Mattress Poor - here we go again - need help

Hi Jonathan,

The first place to start your research is the mattress shopping tutorial here which includes all the basic information, steps, and guidelines that can help you make the best possible choice that fits all your criteria … and perhaps more importantly know how and why to avoid the worst ones.

Post #3 here also includes more information about choosing a mattress for those that are in a higher weight range because you will need to pay even more attention to making sure that any mattress you purchase uses high quality and durable materials.

You can read a little more about memory foam and sex in post #2 here and there are many others that prefer more resilient materials for the same reason…

There is more about the different types and blends of latex in post #6 here but all latex is a high quality and durable material compared to other types of foam.

There is more about the many variables that can affect sleeping temperature in post #2 here but in very general terms latex is the most breathable and “coolest” of all the foam materials and memory foam tends to be the warmest. I would also keep in mind that the type of cover and quilting that is used in the mattress along with the type of mattress protector, any mattress pad, or the type of sheets and bedding you use can also have a significant effect on the sleeping temperature of a mattress regardless of the type of foam that is used in the mattress.

There is also more about how latex compares to memory foam in post #2 here.

This depends on the specifics of the mattress and the person sleeping on it so there is no way to quantify this specifically but there is more information about the many variables that can affect durability and the useful life of a mattress in post #4 here and the posts it links to. Latex in general though will soften and break down more slowly than other types of foam materials.

I would be very cautions about using reviews (either positive or negative) as a meaningful source of information see post #13 here.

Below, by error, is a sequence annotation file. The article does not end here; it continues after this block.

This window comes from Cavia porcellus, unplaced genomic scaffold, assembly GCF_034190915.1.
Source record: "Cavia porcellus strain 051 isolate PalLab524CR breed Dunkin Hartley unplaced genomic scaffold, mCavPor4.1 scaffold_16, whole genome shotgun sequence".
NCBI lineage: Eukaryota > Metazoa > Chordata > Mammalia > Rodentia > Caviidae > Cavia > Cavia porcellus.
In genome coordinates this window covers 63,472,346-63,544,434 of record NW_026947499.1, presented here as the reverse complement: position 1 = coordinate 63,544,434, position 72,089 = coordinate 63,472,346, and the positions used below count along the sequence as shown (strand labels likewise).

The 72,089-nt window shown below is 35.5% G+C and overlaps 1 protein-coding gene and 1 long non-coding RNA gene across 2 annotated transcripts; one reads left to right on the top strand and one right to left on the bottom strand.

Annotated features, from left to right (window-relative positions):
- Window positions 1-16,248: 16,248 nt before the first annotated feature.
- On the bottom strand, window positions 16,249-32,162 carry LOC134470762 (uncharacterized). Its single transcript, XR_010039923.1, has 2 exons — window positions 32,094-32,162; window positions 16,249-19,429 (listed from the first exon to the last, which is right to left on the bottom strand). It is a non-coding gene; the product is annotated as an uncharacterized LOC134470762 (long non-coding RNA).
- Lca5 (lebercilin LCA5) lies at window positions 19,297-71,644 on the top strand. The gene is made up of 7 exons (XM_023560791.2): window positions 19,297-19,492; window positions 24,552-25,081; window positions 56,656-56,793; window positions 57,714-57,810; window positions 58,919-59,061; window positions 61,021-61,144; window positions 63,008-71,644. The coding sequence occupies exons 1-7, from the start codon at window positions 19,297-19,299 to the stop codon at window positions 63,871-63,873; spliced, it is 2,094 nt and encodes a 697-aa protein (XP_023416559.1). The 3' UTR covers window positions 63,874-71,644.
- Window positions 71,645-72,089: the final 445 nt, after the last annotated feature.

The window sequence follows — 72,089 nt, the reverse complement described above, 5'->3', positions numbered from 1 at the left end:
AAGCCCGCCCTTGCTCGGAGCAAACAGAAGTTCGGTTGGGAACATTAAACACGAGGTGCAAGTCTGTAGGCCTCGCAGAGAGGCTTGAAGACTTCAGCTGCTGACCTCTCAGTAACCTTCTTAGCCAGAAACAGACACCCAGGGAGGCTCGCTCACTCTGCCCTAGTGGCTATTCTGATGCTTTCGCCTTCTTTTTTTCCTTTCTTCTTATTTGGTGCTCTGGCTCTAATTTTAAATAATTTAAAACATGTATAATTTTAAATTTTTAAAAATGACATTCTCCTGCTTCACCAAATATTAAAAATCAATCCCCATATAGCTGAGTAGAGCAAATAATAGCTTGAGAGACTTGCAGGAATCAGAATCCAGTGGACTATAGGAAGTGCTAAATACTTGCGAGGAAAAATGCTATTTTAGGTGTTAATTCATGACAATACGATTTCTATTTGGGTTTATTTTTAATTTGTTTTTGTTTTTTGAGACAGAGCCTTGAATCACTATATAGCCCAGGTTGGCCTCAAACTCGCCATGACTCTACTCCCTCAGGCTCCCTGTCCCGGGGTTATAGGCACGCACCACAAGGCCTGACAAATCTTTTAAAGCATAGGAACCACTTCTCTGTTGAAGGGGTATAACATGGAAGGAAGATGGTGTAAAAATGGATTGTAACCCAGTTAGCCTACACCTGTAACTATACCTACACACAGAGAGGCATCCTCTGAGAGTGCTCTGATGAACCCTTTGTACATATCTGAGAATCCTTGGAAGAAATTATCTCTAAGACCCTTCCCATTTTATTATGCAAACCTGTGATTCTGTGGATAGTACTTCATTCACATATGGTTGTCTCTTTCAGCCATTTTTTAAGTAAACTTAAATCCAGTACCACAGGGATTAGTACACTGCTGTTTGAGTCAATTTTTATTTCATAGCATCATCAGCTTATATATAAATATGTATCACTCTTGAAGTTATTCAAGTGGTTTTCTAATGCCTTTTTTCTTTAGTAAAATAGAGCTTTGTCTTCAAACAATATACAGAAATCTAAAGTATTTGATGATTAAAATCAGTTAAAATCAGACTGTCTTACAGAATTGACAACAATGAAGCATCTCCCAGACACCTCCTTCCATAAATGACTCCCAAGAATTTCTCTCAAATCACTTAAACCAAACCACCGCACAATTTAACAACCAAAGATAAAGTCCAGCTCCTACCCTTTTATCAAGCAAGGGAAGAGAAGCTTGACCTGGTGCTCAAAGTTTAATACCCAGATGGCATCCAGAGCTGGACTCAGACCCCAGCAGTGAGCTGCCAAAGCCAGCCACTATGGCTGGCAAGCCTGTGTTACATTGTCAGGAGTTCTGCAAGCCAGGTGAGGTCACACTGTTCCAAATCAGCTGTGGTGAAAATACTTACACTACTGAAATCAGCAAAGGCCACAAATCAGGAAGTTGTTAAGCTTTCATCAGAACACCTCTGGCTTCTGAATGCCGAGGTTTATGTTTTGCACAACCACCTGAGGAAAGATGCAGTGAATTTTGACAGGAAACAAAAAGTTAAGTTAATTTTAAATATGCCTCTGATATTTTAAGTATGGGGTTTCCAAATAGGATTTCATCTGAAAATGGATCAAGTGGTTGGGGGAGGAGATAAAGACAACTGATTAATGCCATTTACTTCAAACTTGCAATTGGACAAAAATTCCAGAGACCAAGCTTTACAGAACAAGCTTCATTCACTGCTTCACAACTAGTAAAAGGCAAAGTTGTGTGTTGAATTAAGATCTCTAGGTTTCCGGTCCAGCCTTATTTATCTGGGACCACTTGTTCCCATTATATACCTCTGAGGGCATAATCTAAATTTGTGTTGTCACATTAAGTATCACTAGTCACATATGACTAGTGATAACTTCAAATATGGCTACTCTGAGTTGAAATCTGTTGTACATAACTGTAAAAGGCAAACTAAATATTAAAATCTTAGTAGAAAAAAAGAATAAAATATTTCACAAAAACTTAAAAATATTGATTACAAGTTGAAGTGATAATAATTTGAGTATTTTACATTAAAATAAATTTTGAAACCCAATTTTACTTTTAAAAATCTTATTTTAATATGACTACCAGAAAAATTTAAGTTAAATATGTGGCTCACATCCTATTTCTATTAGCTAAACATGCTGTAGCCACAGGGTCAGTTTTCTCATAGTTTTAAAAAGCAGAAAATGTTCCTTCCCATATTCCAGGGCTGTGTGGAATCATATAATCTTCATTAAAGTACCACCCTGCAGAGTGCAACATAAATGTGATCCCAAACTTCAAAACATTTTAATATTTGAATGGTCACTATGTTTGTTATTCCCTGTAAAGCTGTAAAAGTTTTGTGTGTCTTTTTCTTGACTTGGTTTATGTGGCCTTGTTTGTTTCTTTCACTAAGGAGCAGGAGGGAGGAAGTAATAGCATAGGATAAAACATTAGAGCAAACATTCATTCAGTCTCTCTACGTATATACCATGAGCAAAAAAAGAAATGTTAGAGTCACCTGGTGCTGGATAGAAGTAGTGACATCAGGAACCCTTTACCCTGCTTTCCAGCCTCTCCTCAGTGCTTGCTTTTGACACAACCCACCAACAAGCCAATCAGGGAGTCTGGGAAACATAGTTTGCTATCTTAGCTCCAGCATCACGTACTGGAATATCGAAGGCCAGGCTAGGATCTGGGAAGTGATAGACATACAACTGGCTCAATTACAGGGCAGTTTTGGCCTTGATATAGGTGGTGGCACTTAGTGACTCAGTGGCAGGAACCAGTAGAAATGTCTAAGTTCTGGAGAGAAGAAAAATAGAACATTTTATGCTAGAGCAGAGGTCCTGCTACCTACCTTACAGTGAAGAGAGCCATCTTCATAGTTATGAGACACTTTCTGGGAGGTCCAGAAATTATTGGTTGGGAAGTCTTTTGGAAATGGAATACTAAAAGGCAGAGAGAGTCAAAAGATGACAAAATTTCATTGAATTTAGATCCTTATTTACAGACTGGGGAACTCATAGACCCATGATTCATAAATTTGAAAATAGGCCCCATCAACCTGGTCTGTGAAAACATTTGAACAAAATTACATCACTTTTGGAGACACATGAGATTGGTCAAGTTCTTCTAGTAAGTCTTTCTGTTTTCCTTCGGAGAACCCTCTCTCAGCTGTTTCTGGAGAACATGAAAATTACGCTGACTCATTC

When you see reports of “foam softening” with latex … outside of the very rare material defects that can happen from time to time … it’s usually the result of someone who chooses a mattress that was “on the edge” of being too soft for their body type and sleeping positions so that even a very small amount of foam softening that will happen with any material (less with latex than other types of foam) was enough to put them “over the edge” of the comfort and support range that was suitable for them or are the result of other layers in a mattress (besides the latex) that are lower density than would be suitable for someone’s body type (especially if they are in a higher than average weight range). These types of comments are almost always the result of making unsuitable firmness choice in the first place or the result of deeper layers that are lower density than would be suitable for the body type of a particular person rather than from any unusual latex softening. You can see more detailed comments about this in post #2 here.

As you can see in the previous posts I linked … this is usually true yes.

There is more about the different types of innersprings in this article and in post #10 here.

The better options or possibilities I’m aware of in the Atlanta area (subject to the guidelines here) are listed in post #2 here but you will need to check their websites or call them to see if any of them have a mattress on their floor which meets your specific criteria (I don’t keep a record of all the thousands of individual mattresses that are available at the manufacturers or retailers that are included in the hundreds of local lists in the forum which would be more than anyone could keep up with in a constantly changing market).

The tutorial post also includes a link to a list of the members of this site that sell mattresses online (in the optional online step) and some of these also make latex/innerspring hybrids. There are also some sources for latex/innerspring hybrids in post #2 here.